Perhaps the most intriguing thing is Dennett's idea of 'belief in belief'. Obviously, theists typically believe in God, but another common idea is the 'belief in the belief in God'. In other words the idea that religion itself confers benefits, whether or not the religion is true. A recent Harris poll demonstrated that 42% of Americans aren't absolutely sure of God's existence. Yet, America is hardly 42% agnostic and atheist - those groups tend to poll at around 10-11% at most. So there's something like a third of the country that believes more in belief than they do in God - they absolutely assert that they are religious, but they do not absolutely assert the existence of their god(s).
You've all heard (well, okay, I have -- many a time) the theists who say that, if they lost their faith, they'd immediately run out and start robbing, raping and killing. After all, what's to stop them, if not religion?
This is part of 'belief in belief', the idea that having a religion (any religion) somehow automatically makes you a better person. And that without belief, one is automatically morally defective. Of course, this is baloney. The prison population looks more or less like the nation, religiously speaking. If anything, there is a dearth of atheists in pokey. So belief in belief can act like a self-scare tactic - I hafta believe to be a good person. But it appears that there's no reason to be scared after all. Maybe this is a spell of self-hypnosis that deserves to be broken.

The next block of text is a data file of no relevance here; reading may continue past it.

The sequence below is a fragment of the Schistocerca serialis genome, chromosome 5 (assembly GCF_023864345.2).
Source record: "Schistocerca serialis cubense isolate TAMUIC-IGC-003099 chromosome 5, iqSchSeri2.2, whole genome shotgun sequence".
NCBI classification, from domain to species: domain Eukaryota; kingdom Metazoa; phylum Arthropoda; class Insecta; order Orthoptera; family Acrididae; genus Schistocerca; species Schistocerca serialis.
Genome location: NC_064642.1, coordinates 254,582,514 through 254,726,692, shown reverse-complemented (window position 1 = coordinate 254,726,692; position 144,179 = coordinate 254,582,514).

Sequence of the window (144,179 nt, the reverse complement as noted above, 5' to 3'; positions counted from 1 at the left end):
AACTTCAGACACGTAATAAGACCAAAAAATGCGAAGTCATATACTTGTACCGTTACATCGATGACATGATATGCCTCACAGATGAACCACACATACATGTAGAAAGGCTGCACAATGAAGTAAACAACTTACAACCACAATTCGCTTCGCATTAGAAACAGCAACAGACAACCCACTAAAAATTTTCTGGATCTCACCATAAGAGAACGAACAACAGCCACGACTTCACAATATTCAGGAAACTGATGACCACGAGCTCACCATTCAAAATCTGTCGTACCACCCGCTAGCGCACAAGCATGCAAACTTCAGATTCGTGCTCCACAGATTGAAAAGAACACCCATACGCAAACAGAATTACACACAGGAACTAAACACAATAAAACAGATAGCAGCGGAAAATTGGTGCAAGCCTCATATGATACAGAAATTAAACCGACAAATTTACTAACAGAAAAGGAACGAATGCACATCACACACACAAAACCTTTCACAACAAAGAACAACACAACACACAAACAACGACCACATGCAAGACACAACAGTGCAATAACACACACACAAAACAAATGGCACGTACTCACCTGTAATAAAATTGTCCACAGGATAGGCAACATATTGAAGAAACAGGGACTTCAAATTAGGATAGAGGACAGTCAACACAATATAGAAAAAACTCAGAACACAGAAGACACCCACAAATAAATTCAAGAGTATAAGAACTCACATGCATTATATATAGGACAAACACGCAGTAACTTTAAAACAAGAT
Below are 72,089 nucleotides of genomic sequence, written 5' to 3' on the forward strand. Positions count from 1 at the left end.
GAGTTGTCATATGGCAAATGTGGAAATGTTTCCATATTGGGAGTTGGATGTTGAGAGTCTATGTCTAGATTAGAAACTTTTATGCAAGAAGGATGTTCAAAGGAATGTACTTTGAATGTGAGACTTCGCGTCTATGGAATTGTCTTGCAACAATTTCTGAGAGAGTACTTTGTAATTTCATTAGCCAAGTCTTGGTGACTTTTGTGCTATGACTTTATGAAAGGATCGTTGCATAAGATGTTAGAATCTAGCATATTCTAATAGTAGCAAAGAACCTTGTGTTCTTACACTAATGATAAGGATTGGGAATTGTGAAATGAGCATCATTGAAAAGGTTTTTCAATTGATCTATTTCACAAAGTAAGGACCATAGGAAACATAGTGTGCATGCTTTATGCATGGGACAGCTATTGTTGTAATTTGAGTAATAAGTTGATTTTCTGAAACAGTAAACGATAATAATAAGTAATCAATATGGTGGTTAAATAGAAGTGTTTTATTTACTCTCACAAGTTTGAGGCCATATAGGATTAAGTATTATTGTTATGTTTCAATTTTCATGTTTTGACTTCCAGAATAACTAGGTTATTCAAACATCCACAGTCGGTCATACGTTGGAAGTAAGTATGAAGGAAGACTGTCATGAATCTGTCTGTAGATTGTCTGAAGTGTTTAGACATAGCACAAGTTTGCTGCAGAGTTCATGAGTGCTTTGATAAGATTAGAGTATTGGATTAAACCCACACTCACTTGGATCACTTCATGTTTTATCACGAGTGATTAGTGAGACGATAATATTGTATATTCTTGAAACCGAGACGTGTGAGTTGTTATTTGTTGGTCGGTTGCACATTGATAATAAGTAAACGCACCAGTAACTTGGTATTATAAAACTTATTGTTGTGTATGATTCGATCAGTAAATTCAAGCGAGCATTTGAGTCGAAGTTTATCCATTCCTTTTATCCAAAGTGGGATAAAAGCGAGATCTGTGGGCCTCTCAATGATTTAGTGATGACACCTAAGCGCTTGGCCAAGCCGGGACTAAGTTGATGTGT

On the whole, the book gets a tepid thumbs up from me. But I give a more enthusiastic recommendation to something Dennett's written even more recently. He's currently in the hospital, recovering from an operation to repair a dissected aorta. (Why is it that guys like Randi and Dennett wind up in the hospital with heart problems while jerks like Haggard enjoy meth-fueled gay orgies?) In any case, it gave Dennett the opportunity to Thank Goodness. (page is a bit munged, start reading at the second Thank Goodness)
The best thing about saying thank goodness in place of thank God is that there really are lots of ways of repaying your debt to goodness—by setting out to create more of it, for the benefit of those to come. Goodness comes in many forms, not just medicine and science. Thank goodness for the music of, say, Randy Newman, which could not exist without all those wonderful pianos and recording studios, to say nothing of the musical contributions of every great composer from Bach through Wagner to Scott Joplin and the Beatles. Thank goodness for fresh drinking water in the tap, and food on our table. Thank goodness for fair elections and truthful journalism. If you want to express your gratitude to goodness, you can plant a tree, feed an orphan, buy books for schoolgirls in the Islamic world, or contribute in thousands of other ways to the manifest improvement of life on this planet now and in the near future.